Here’s what that means in real terms:
If you had put $10,000 into the average mutual fund guided by a seasoned manager on Jan. 1, 2014, you’d have seen an average return of $1,148 for the year.
As of the market’s close on Dec. 31, you’d have a total of $11,148, according to data from investment research firm Morningstar.
That total doesn’t include the average 1 percent that would get subtracted in fees to, among other things, help pay the fund manager’s salary. In your case, that 1 percent would lop off about $111.48 from your annual return.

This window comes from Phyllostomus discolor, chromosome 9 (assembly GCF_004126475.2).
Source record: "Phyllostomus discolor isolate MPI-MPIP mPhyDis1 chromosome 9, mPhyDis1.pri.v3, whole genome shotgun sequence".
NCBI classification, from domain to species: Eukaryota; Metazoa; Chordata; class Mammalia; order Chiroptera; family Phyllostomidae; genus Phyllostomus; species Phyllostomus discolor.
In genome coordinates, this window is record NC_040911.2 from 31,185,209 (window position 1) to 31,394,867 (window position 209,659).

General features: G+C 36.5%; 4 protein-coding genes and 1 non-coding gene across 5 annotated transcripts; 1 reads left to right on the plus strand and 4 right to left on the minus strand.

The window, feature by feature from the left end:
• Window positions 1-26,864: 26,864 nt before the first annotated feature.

$11,148 - $111.48 = $11,036.52
By comparison, if you had opted to put $10,000 in a passively-managed fund at the start of 2014, you would’ve realized an average return of $1,446, totaling $11,446—with fees as low as 0.2 percent owed, or $22.90.
$11,446 - $22.90 = $11,423.10
$11,423.10 - $11,036.52 = $386.58